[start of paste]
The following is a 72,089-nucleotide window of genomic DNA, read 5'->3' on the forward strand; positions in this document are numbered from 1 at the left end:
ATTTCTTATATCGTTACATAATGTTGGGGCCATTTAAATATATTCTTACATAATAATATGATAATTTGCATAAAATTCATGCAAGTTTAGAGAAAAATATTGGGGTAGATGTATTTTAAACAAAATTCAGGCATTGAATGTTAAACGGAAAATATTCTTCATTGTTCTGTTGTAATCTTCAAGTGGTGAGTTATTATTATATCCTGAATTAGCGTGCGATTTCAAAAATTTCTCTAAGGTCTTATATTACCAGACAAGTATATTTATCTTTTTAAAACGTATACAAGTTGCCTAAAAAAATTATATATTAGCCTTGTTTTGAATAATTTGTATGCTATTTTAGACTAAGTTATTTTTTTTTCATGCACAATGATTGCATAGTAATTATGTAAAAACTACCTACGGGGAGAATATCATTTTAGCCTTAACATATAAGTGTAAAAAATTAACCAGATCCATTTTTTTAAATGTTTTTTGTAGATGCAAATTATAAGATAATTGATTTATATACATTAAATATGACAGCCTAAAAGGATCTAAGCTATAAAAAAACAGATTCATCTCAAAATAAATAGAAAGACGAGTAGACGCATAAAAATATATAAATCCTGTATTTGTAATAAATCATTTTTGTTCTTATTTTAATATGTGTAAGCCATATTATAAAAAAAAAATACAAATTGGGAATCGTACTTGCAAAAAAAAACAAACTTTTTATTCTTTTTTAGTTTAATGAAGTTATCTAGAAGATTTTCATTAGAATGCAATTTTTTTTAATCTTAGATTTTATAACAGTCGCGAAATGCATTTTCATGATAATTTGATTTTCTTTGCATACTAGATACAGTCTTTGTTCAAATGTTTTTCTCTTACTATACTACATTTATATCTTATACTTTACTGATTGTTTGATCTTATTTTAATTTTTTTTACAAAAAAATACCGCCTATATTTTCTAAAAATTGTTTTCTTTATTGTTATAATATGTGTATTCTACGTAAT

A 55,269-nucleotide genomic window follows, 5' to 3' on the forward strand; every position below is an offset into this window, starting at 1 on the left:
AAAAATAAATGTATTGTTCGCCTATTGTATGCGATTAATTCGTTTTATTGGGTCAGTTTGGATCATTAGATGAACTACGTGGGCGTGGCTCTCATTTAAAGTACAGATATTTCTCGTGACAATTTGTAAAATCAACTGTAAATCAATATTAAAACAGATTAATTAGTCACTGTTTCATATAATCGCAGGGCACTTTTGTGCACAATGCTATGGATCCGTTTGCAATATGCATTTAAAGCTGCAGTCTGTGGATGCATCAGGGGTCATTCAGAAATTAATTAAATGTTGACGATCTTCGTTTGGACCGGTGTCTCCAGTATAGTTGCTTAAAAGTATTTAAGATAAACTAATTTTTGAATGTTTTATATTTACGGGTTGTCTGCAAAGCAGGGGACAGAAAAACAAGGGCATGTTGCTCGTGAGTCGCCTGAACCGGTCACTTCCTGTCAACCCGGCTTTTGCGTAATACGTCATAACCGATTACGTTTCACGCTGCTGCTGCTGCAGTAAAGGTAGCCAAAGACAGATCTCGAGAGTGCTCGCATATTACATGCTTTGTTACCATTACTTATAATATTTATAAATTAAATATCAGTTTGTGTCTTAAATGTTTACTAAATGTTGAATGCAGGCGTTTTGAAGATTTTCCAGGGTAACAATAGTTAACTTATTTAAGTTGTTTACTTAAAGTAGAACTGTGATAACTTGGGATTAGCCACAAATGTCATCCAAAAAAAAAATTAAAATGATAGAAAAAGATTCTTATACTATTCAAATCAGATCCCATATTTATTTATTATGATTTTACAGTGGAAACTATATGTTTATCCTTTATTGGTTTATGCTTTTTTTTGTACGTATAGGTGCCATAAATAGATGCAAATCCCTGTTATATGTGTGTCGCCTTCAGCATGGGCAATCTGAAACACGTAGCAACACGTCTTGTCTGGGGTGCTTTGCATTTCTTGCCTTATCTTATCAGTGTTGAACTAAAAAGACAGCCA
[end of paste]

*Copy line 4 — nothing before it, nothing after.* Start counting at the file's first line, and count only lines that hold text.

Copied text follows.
AAAAATAAATGTATTGTTCGCCTATTGTATGCGATTAATTCGTTTTATTGGGTCAGTTTGGATCATTAGATGAACTACGTGGGCGTGGCTCTCATTTAAAGTACAGATATTTCTCGTGACAATTTGTAAAATCAACTGTAAATCAATATTAAAACAGATTAATTAGTCACTGTTTCATATAATCGCAGGGCACTTTTGTGCACAATGCTATGGATCCGTTTGCAATATGCATTTAAAGCTGCAGTCTGTGGATGCATCAGGGGTCATTCAGAAATTAATTAAATGTTGACGATCTTCGTTTGGACCGGTGTCTCCAGTATAGTTGCTTAAAAGTATTTAAGATAAACTAATTTTTGAATGTTTTATATTTACGGGTTGTCTGCAAAGCAGGGGACAGAAAAACAAGGGCATGTTGCTCGTGAGTCGCCTGAACCGGTCACTTCCTGTCAACCCGGCTTTTGCGTAATACGTCATAACCGATTACGTTTCACGCTGCTGCTGCTGCAGTAAAGGTAGCCAAAGACAGATCTCGAGAGTGCTCGCATATTACATGCTTTGTTACCATTACTTATAATATTTATAAATTAAATATCAGTTTGTGTCTTAAATGTTTACTAAATGTTGAATGCAGGCGTTTTGAAGATTTTCCAGGGTAACAATAGTTAACTTATTTAAGTTGTTTACTTAAAGTAGAACTGTGATAACTTGGGATTAGCCACAAATGTCATCCAAAAAAAAAATTAAAATGATAGAAAAAGATTCTTATACTATTCAAATCAGATCCCATATTTATTTATTATGATTTTACAGTGGAAACTATATGTTTATCCTTTATTGGTTTATGCTTTTTTTTGTACGTATAGGTGCCATAAATAGATGCAAATCCCTGTTATATGTGTGTCGCCTTCAGCATGGGCAATCTGAAACACGTAGCAACACGTCTTGTCTGGGGTGCTTTGCATTTCTTGCCTTATCTTATCAGTGTTGAACTAAAAAGACAGCCA